Waldenstrom's Macroglobulinemia
Treatment For Waldenstrom's Macroglobulinemia

Treatment For Waldenstrom's Macroglobulinemia

There is currently no cure for waldenstroms macroglobulinemia prognosis is varied. Because of the rarity of the disease there has not been a large amount of research on effective treatments for waldenstrom's macroglobulinemia. The current treatment of waldenstrom's macroglobulinemia is primarily intended to treat symptoms and help prevent complications rather than treat the disease. Due to the lack of studies comparing different treatment options there is not a single treatment waldenstrom's macroglobulinemia.

Patients who do not show symptoms of waldenstrom's macroglobulinemia are often monitored without being treated. These patients can live for years without requiring treatment. Chemotherapy is a usual treatment of waldenstrom's macroglobulinemia. Chemotherapy can be used both to thin the blood in cases of hyper-viscosity as well as to fight the lymphoma cells. Another treatment for waldenstroms macroglobulinemia is biological therapy which is a treatment that stimulates the immune system so that it fights the cancer. Recent reports show that a combination treatment of chemotherapy and biological therapy has had fairly promising results although more research needs to be done to properly evaluate the effectiveness of this treatment.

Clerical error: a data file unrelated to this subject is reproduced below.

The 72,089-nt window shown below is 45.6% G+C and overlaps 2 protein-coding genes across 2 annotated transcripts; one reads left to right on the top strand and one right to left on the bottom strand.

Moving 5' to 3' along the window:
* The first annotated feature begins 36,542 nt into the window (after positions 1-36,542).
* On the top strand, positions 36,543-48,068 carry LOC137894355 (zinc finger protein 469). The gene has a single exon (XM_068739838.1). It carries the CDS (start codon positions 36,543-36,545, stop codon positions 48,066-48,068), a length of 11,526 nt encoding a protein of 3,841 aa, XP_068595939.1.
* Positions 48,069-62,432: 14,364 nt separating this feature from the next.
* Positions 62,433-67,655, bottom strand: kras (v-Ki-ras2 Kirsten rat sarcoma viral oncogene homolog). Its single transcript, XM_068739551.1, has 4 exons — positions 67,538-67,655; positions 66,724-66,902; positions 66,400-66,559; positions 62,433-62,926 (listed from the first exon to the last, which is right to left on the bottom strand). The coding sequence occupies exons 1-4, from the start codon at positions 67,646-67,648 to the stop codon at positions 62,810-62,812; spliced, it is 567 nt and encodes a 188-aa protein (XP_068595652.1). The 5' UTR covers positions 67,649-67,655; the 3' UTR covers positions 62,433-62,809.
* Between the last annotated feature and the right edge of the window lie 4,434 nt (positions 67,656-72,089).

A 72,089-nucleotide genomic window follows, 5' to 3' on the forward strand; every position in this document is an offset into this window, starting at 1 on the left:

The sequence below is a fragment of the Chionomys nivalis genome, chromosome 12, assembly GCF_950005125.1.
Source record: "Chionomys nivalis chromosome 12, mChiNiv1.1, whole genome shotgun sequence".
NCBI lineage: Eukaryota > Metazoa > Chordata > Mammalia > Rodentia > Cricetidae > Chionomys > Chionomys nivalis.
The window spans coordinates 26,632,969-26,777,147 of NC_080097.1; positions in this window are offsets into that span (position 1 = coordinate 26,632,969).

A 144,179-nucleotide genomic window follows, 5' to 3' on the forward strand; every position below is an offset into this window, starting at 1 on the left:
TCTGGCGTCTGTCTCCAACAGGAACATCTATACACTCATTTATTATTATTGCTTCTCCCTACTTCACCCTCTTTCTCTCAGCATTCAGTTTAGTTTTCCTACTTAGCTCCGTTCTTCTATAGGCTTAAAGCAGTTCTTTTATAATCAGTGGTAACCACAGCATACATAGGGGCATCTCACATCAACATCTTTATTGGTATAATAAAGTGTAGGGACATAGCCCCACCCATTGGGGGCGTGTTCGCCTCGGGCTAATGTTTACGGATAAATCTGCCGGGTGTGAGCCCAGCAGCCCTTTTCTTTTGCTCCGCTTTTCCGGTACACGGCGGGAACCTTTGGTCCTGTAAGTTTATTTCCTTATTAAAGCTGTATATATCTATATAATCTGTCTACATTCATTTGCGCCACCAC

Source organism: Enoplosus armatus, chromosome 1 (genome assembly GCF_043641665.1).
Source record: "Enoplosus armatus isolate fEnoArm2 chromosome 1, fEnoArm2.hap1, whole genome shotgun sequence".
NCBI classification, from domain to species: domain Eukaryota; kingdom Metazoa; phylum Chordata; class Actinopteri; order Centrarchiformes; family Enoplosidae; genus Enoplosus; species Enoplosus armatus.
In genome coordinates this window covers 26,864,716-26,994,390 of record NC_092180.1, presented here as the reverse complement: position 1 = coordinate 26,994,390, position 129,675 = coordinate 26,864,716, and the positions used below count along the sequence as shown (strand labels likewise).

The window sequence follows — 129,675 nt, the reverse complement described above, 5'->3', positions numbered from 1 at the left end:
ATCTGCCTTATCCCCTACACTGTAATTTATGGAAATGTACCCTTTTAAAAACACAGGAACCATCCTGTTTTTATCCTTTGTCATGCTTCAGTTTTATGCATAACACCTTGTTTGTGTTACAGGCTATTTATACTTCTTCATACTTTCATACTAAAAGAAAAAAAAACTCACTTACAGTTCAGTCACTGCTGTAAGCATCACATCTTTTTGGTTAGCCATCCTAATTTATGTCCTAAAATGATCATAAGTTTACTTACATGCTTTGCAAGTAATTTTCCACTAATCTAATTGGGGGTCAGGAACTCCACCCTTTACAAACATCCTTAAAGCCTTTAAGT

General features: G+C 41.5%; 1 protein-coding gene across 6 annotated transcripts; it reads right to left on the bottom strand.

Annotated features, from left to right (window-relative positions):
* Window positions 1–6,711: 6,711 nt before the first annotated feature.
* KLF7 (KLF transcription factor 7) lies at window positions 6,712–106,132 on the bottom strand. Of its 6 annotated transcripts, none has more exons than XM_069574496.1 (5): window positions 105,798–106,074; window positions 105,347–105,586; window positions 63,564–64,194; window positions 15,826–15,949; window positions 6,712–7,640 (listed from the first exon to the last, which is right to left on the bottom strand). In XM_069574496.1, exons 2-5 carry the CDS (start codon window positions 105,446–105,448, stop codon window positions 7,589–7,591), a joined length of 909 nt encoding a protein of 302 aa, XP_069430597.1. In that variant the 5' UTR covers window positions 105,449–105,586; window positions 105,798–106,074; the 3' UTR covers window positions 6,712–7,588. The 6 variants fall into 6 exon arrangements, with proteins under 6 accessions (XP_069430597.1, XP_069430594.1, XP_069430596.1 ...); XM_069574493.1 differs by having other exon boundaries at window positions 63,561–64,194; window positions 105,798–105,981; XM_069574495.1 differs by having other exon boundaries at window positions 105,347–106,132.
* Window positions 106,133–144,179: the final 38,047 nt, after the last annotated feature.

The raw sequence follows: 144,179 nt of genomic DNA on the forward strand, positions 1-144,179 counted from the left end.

If a patient with waldenstrom's macroglobulinemia has high levels of IgM and experiences hyper-viscosity then one of the main treatments is plasmapherisis. Plasmapherisis is a process where blood is removed from the patient and put into a machine which separates other blood cells from the plasma which contains IgM. The blood cells have a substitute plasma added and are pumped back into th patient. This process effectively thins the blood and reduces the negative effects of hyper-viscosity, this means symptoms of waldenstrom's macroglobulinemia are reduced.

Treatment of Waldenstrom's Macroglobulinemia

Waldenstrom's macroglobulinemia can be quite aggressive and in these cases a stem cell transplant may be suggested. This process involves the removal of blood forming stem cells which are restored to the patient following a high dose of chemotherapy. The desired effect of this is that the transplanted stem cells return to the bone marrow and produce new waldenstroms macroglobulinemia free blood cells.

Another possible treatment currently being trial for waldenstrom's macroglobulinemia is the removal of the spleen in patients who have a particularly swollen spleen. In rare cases waldenstrom's macroglobulinemia sufferers who have had their spleen removed have entered into remission for a number of years.